A jury on Thursday convicted former Theranos executive Ramesh “Sunny” Balwani of collaborating with disgraced Theranos CEO Elizabeth Holmes in a massive fraud involving the blood-testing company that once enthralled Silicon Valley.
The 12 jurors found Balwani guilty on all 12 felony counts of defrauding both Theranos investors and the patients who relied on wildly unreliable blood tests that could have jeopardized their health.
Balwani sat impassively as the verdicts were read, blinking frequently.
The outcome puts Balwani and Holmes in similar situations. Holmes was convicted on four counts of investor fraud and conspiracy earlier this year. During that trial, Holmes tearfully accused Balwani of sexually and emotionally abusing her while they were lovers. An attorney for Balwani has vehemently denied those charges.
Both Holmes, 38, and Balwani, 57, face up to 20 years in prison.
After the verdicts, US District Judge Edward Davila raised Balwani’s bail to $750,000 from $500,000 and set Nov. 15 as his sentencing date. Holmes, who is free on $500,000 bail, is scheduled to be sentenced Sept. 26.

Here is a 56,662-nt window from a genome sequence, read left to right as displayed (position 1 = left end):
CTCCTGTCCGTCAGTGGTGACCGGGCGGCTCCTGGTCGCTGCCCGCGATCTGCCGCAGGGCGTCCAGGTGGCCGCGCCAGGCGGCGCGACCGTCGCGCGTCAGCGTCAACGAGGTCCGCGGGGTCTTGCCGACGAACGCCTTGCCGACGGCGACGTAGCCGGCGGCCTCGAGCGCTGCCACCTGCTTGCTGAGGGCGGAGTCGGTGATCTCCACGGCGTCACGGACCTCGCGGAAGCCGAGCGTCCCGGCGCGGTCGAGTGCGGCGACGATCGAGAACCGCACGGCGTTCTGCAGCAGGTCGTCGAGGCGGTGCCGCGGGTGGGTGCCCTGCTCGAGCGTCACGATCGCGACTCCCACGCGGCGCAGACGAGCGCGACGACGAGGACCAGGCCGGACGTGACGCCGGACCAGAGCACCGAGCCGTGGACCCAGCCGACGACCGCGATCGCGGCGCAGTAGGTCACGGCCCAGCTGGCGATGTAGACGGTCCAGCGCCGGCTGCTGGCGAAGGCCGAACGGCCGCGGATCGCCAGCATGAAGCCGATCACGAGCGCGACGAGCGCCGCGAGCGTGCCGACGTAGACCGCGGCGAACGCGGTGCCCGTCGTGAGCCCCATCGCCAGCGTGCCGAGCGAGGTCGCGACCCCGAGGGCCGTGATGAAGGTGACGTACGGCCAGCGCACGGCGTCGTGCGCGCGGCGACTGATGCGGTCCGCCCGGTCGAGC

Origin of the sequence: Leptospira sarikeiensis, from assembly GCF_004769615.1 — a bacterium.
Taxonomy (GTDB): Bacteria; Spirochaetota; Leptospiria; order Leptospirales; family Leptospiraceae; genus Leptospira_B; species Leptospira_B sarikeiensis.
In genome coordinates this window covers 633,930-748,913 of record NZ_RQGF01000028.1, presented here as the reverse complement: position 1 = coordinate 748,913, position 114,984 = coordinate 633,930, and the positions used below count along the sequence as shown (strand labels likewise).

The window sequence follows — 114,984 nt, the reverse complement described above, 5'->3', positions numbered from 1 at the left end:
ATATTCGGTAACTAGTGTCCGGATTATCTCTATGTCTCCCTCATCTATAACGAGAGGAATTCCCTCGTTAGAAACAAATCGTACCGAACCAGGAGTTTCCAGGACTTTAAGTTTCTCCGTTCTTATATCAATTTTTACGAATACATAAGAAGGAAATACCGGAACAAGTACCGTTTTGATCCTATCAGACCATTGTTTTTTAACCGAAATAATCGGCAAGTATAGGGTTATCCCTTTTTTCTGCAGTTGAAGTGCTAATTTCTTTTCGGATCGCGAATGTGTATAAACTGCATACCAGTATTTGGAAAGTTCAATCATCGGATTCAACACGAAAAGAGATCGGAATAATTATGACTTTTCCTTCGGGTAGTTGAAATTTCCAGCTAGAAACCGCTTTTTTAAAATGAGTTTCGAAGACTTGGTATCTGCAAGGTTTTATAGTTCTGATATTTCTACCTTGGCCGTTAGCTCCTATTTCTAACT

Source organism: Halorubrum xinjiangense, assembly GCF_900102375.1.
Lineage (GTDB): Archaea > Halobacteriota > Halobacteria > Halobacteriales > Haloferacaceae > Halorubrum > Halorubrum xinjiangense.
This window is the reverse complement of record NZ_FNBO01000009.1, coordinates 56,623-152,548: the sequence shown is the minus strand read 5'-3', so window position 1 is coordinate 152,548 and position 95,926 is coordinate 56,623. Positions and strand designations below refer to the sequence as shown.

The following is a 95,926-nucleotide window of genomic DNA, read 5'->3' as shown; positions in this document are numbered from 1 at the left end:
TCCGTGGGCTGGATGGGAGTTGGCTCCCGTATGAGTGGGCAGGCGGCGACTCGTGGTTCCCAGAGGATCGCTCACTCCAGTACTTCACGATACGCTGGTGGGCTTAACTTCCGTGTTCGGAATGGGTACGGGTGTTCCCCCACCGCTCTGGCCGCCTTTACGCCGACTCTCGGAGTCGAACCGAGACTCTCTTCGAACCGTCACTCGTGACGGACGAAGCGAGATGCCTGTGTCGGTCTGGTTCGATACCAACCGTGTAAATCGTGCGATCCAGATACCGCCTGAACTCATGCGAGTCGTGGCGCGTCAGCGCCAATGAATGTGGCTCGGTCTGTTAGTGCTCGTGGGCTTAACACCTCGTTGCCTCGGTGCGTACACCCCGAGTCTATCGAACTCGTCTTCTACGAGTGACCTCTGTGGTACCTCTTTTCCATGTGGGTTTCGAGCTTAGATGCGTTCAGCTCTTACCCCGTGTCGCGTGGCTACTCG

The dual convictions represent a resounding victory for federal prosecutors, who seized on the Theranos case as a rare opportunity to hold ambitious entrepreneurs accountable for engaging in technological hyperbole while pursuing fame and fortune. In the process, they hoped to discourage the practice of making bold and unproven promises about still-nascent products — a startup strategy known as “fake it until you make it.”
After the verdicts were read and the jury was dismissed, Balwani walked over to his two brothers, who were sitting behind him, for what appeared to be a solemn discussion. The three sat quietly, heads bowed.